The main milking Sheep breed is the East Friesian and it has different characteristics in Australia. If you want to produce milk, you will need to breed ewes at some point. Milk Sheep, or milkers, can be purchased ready to milk, or you can acquire your flock, and then breed ewes when ready.
Meat is usually divided into mutton or lamb. Some farmers also refer to yearling mutton, the product of Sheep between 1 and 2 years of age.
Key Barriers and Problems of Sheep Farming in Australia
High capital costs – Farmers can explore using technologies or sharing equipment and facilities to help reduce the strain that capital can cause on a growing Sheep farm.
Labor – The production of Sheep requires seasonal labor needs. For example, lambing is done in May, and then the Sheep are shorn in September in Western Australia. Some of the husbandry programs include crutching, drenching, jetting, vaccinating, and lamb marking. Therefore, there is a huge issue in hiring the right skilled, seasonal labor. Farmers can explore the possibility of using technology to reduce the requirement of labor and increase efficiency.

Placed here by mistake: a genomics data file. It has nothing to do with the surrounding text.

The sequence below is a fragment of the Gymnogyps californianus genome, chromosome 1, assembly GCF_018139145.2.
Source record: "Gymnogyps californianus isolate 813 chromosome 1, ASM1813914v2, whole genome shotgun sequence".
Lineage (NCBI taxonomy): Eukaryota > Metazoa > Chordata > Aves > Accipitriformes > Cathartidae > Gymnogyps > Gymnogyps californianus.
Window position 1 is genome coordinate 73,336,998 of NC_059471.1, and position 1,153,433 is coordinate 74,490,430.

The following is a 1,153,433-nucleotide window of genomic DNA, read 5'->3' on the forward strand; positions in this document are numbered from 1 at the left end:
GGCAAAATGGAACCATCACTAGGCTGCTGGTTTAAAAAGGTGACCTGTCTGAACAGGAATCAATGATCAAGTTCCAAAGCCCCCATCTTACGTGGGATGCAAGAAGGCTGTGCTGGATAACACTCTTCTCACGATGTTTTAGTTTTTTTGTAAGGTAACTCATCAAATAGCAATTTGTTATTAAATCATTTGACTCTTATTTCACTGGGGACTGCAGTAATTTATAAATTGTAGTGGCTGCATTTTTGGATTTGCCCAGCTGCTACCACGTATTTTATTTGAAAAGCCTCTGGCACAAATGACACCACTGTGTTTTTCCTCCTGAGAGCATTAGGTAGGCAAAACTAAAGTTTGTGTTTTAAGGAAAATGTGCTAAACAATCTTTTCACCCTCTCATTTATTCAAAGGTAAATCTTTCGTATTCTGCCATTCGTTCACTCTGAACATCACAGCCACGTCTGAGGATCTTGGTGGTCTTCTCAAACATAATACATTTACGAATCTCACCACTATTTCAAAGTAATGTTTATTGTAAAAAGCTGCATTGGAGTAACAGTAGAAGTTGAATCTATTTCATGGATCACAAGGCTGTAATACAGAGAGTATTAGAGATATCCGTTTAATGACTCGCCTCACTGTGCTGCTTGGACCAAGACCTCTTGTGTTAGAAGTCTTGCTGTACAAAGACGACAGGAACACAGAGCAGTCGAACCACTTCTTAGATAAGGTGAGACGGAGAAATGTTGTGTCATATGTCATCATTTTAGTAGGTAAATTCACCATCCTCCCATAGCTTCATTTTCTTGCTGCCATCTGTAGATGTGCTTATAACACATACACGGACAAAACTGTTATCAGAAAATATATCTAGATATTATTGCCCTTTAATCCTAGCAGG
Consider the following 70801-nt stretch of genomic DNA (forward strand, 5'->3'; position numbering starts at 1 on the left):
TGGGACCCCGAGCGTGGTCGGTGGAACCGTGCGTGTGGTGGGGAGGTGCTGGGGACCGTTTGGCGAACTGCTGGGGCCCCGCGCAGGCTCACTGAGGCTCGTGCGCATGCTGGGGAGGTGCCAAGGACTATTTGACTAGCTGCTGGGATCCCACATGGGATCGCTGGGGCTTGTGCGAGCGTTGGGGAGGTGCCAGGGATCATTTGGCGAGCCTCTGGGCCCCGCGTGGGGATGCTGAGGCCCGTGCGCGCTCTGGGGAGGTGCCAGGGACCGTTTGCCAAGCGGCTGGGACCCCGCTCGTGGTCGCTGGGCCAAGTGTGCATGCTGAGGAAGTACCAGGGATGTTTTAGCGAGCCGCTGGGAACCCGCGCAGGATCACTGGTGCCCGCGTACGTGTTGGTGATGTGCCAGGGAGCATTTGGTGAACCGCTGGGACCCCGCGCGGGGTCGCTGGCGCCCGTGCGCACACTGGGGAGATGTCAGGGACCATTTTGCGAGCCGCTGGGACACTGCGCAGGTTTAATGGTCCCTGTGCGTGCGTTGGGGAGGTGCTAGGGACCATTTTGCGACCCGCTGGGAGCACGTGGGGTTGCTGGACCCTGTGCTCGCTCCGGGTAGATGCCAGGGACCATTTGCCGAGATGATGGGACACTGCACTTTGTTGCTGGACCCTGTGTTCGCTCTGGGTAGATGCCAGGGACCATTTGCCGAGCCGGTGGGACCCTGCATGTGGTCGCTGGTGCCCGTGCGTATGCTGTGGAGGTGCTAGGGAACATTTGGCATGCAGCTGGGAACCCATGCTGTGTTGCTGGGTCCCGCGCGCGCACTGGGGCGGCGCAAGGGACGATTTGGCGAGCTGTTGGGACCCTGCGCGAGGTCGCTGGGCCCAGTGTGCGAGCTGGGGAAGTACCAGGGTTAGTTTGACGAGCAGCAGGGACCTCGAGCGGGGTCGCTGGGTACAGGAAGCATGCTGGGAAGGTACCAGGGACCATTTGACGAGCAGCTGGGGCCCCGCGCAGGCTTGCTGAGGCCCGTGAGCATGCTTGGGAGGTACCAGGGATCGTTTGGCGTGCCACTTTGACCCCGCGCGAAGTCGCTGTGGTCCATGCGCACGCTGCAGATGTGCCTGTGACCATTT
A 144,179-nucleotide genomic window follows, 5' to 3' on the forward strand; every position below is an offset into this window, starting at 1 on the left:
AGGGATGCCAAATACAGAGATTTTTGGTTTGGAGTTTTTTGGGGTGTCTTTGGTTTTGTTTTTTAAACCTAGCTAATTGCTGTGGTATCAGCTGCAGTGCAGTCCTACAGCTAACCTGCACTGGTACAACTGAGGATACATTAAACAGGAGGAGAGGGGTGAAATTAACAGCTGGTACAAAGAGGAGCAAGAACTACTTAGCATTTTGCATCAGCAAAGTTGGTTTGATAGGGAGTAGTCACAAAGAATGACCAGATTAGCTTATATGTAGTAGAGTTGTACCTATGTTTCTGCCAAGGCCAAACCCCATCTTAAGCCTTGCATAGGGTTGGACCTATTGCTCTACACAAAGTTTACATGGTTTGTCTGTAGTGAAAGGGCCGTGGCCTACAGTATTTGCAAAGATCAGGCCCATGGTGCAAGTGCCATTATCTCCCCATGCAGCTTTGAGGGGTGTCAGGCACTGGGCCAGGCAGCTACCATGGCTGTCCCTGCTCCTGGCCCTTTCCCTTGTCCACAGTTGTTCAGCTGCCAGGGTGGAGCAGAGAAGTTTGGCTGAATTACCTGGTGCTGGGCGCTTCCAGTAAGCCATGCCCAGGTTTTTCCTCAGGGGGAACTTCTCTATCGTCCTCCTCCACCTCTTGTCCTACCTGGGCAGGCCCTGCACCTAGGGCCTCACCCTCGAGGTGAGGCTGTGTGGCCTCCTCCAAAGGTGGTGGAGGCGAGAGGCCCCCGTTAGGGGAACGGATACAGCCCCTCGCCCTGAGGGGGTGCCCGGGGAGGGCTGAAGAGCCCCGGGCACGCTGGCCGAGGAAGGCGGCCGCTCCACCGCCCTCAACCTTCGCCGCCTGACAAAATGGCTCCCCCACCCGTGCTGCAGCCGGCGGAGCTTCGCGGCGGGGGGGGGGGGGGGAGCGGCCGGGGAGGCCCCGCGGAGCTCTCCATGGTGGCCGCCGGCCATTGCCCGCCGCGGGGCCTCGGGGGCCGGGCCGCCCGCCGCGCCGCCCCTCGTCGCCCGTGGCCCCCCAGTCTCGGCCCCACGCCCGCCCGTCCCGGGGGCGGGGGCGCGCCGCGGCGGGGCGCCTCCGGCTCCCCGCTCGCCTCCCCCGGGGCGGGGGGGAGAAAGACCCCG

Production – There has been a decline in the number of Sheep over the past years. If this continues at the present rate, it will result in the Sheep population decreasing and also reaching a low level that will be difficult to recover from.
This can be shifted by promoting the Sheep industry and encouraging farmers to realize the benefits of building a sustainable flock. However there are a few limitations, Sheep farming does not get the attention that cattle farming does.
Problems – Overgrazing is the major problem associated with Sheep farming. Overgrazing mainly causes desertification and loss of biodiversity through the loss of native plants that do not grow back at a rate sustainable to a pastoral industry. Grasslands force several indigenous species to relocate and can cause their extinction or endangerment.
The Changing Australian Sheep Industry